50 Shades of Green

I’m finally into a draft of my latest work. Let’s say I’m approaching the quarter mark of the story. It’s an interesting point in the book to be in. Arguably it’s a critical point in any novel. The first quarter should contain at least one highly dramatic plot point and it should be a time to really get to know your main characters. This has been the case with this work. The second chapter contained a surprising plot point and for the last half dozen chapters there has been adjustment to that moment and a growing of the characters. In saying that, it can be easy to lose the reader right here. In that time that you grow your main characters there must be fluid narrative and little moments that move it along.

There are of course many genre’s out there. When I give these tidbits of info my methods may or may not fit with your area of expertise and the genre you write in. But bear in mind that this will work for some. At the very least you may be able to apply some of these ideas. Let’s look at a couple of genres and I’ll show you what I mean.

If you want to get published you are probably writing to a template. The template being, those books you see in the New York Times bestseller list and emulating those techniques. A typical bestselling suspense novel will have a series of dramatic moments at the very beginning to get the reader interested. If it is a cross border thriller these moments may come again and again, one after the other and not let up until the end. These are often dubbed ‘page turners’ and the two main techniques used to get the reader turning pages are: 1. To have many plot points and 2. Shorter chapters.

The more plot points you have the greater the sense of complexity when you are reading. If these points have high drama i.e. shootings, chases, death, murder and escapes then the pages will keep turning. The other thing to think about is your chapter length. Bestselling suspense novels often have shorter chapters. This could be because of the great number of plot points but also retains this idea of pace throughout the novel. Shorter chapters also give the reader a sense of momentum when they read as if they’re carving through vast swathes of text. When writing your novel, carefully consider your chapter length at a structural level and try to imagine how the reader would respond to changes and where pace could be increased. A simple examination of pace may vastly improve your novel.

How many ways can you say 'green'?

How many ways can you say ‘green’?

Another genre that’s on my mind right now is historical fiction. This is where the writer researches a time and place that they identify with to a very detailed level and set their story there. These times and places can often emote a real escape in the reader as they place themselves there. With this in mind the writer captures the reader’s imagination with the setting. This requires a strong and descriptive narrative and a lot of detail. To some extent you could say that I am currently writing historical fiction but without the huge emphasis on getting every little fact right. After all, the time I am writing about was a time when the Irish did not write at all. Their language was spoken and the Celtic culture was very much observed by early Christian scribes. It’s tricky but in the case where those details cannot be found, it is simply about creating a realistic model of what things could have been like. The housing, the land, the traditions and customs. Small things like this can grow your story. Once you have this model, it is the strength of the narrative that will get you through.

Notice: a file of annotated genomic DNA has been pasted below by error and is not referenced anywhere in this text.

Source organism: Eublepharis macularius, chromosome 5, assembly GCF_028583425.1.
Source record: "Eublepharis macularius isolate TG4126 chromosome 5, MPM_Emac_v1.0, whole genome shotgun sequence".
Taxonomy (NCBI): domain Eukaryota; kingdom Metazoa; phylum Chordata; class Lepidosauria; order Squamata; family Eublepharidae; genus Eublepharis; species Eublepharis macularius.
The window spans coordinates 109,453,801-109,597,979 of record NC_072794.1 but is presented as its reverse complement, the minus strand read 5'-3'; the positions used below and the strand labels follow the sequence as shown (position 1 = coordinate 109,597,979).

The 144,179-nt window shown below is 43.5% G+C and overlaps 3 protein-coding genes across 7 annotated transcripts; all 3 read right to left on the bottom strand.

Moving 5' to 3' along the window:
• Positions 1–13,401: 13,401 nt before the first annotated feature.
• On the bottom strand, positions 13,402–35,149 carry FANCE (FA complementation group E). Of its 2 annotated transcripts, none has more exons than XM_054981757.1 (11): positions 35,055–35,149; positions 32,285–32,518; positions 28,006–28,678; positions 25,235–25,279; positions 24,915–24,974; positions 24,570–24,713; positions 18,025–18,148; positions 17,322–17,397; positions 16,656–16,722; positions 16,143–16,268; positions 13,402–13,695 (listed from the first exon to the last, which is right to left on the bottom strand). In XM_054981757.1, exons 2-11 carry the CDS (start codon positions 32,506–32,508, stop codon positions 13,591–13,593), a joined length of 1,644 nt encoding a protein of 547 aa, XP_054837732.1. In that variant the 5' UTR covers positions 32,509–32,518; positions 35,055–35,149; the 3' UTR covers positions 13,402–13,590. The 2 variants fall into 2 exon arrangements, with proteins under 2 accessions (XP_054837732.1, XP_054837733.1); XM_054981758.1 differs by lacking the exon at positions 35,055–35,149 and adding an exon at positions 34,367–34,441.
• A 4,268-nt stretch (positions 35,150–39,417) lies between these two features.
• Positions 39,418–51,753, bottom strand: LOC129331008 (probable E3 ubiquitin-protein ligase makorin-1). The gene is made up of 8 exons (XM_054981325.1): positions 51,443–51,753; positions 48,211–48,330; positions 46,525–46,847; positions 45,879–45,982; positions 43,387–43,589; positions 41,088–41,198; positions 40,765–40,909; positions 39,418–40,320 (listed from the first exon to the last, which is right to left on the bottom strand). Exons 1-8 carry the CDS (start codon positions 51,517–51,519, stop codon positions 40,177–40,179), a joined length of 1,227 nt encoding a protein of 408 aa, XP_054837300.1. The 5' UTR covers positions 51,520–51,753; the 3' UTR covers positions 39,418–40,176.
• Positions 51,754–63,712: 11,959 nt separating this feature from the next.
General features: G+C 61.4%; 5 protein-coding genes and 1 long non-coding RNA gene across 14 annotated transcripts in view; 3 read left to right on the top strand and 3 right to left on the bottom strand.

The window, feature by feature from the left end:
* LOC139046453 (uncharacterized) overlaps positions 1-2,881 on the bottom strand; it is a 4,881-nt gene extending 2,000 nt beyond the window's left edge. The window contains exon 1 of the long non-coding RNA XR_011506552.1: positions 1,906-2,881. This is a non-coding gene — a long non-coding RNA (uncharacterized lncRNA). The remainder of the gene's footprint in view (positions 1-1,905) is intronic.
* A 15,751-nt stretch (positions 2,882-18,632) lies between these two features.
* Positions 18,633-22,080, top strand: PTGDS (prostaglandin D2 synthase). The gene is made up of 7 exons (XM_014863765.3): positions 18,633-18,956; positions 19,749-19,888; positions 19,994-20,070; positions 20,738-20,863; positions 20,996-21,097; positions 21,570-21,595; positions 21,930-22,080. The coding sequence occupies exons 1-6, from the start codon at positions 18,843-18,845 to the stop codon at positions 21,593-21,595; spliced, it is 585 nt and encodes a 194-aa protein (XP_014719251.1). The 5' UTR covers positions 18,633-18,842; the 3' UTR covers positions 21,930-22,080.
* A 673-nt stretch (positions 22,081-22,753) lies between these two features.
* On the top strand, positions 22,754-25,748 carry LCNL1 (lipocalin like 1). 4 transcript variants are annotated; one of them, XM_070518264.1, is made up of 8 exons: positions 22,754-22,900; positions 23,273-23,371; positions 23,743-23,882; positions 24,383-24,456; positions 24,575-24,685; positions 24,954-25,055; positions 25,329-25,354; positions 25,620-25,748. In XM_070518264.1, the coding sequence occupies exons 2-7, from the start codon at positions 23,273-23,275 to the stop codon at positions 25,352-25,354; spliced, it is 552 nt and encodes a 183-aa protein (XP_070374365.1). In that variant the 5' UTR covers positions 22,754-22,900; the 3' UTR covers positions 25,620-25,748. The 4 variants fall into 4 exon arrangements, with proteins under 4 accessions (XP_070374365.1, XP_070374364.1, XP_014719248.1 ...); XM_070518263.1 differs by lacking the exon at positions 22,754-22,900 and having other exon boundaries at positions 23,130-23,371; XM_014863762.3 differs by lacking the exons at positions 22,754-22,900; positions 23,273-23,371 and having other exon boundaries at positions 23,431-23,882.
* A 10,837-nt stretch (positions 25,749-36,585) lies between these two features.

I have reached a point where the plot points will ramp up again now the novel is well and truly set. It has been difficult at times to adapt to the simplicity of life in Ireland some 1800 years ago. When you think about it the people of that time were so intrinsically linked to nature that something as simple as the colour green becomes very important. It seems that colour’s role in the story becomes more and more critical as I move through the chapters. With that in mind it doesn’t hurt to add to your research. Instead of using the word ‘green’ fifty times, I have reached a point where I must teach myself fifty different shades of green for fear of losing the reader.

While detail is important my final piece of advice is simply not to overcomplicate your narrative. If you take two pages to describe what someone looks like or the colour of the sea on a particular day, those tense plot points may never arrive. Learn how to describe a character with one distinguishing feature and describe two or three colours with one word. Let your reader use their imagination at some point and it’s no harm if they have to pick up a dictionary once or twice.

Here are some shades of green: Chartreuse (Yellow-Green), Asparagus (hint of grey), Teal (Lots of Blue), Olive, Honeydew, Forest, Lime…the list is endless or you could just write the word ‘green’ fifty times.

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